Skip to main content

Our move to high-content screening with the Panoptes instrument requires shifting away from our philosophy of providing the scientist with real-time feedback of all available data during an experiment – doing so would increase by 100x the time taken for an experiment.  In the first step, the data has to be collected, analyzed, and compressed without scientist interaction. Subsequently, the data needs to be summarized.  Some of our recent and ongoing work is described below.

Experiment Specification: The first step in an experiment is providing specimen information (tissue type, added enzyme concentrations, etc.) and experiment parameters (number of locations to search, how long to dwell at each, etc.)  The figure below shows our new Well-Layout tool.  Together with an experiment configuration file, this tool fully specifies the data collection and drives the analysis.


Experiment Execution and Analysis: Our current command-line application called Panoptic Nerve runs on the cluster of Panoptes’ control computers to coordinate data collection on the system.  It implements all phases of the passive bead experiment workflow used in most Panoptes experiments, including:

  • a Z/tilt calibration routine to locate the bottom of the plate and bring it into range for all 12 cameras,
  • autofocus routines that locate the best-focus plane within each field of view,
  • optimized bead detection and tracking routines to provide 2D tracks of beads over time,
  • Matlab-based Mean Squared Displacement (MSD) calculations to determine viscoelasticity.

We are moving to a new graphical experiment-description tool named PanoptesRun that handle the creation of output directories and generation of run-configuration files.  It also optimizes the layout of regions to be studied within each well. The figure below shows a prototype of the tool.


LEWOS: To enable all twelve wells to work in coordination, and to enable maximum efficiency in data collection, we have developed a Launching Events With Optimal Synchrony (LEWOS) architecture that provides synchro­nized control of cameras, LEDs, and focus on the multiple channels. We also developed custom microcontroller hardware to implement this architecture.

We have used (and continue to use) a number of commercial and open-source instrument-control architectures in our lab including Metamorph, IPlab, Matlab, and Micro-Manager, and contributed updates to Micro-Manager to enable control of our specific devices.  These work well for control of multiple devices attached to a single computer and for synchronizations of devices on the order of fractions of a second to seconds (in fact, the operation of motor-driven devices over RS-232 often takes this long for operations to complete).  We have also developed multi-computer barrier-synchronized data collection based on our VRPN technology.  This enabled us to synchronize devices between computers to the same degree.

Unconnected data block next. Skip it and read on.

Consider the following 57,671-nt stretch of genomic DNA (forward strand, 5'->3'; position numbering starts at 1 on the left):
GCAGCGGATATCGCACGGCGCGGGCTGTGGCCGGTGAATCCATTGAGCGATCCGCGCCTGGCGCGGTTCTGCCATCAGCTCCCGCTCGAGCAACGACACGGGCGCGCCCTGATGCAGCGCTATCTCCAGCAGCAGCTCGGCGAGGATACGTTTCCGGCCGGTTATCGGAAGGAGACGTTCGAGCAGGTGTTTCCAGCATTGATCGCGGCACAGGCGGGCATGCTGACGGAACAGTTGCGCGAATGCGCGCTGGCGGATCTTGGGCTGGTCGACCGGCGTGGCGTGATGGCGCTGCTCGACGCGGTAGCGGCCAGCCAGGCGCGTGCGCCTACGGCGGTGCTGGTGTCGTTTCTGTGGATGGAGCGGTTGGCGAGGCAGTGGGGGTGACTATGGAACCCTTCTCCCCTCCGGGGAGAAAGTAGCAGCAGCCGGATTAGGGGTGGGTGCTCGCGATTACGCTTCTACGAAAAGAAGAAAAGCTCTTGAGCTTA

The Panoptes system requires sub-millisecond synchronization among five or more channels (camera, three LEDs, electronic focus, magnetic or electrical signals to apply to wells) on twelve channels, including the ability to repeatedly run complex sequences of illumination, image acquisition, and focus control at full video rates.  The control sequences must be flexible enough to change based on image information and dynamic changes in experiment protocol.  This required us to develop the LEWOS architecture to drive the custom array of microcontrollers on Panoptes.

LEWOS provides microsecond specification of camera exposure start/stop, LED turn on/off, varioptic focus setting, and other parameters.  It includes a global timing domain a well as twelve local timing domains to enable both within-channel and between-channel synchronization depending on the needs of a particular experiment.  To enable both flexibility and accurate timing on sequences of operations, it includes a macro-specification capability so that specific protocols needed for a given experiment can be loaded and then triggered.  Significantly, every instruction in LEWOS includes a time-stamp, which can be with respect to global time, local time, or the time of the previous instruction.  This enables both flexibility and accurate timing, providing an effective real-time operating system on which to run experiments.

LEWOS is available for licensing; contact us if you are interested.

The data acquired from Panoptes is compressed by a scientific loss-less compression algorithm developed in our lab, which is published in 2014. The compression ratio of the algorithm is up to 100:1. Meanwhile, we are investigating a new method that will achieve an even higher compression ratio than the current one. Also this new compression should not greatly impact the video quality in terms of scientific analysis.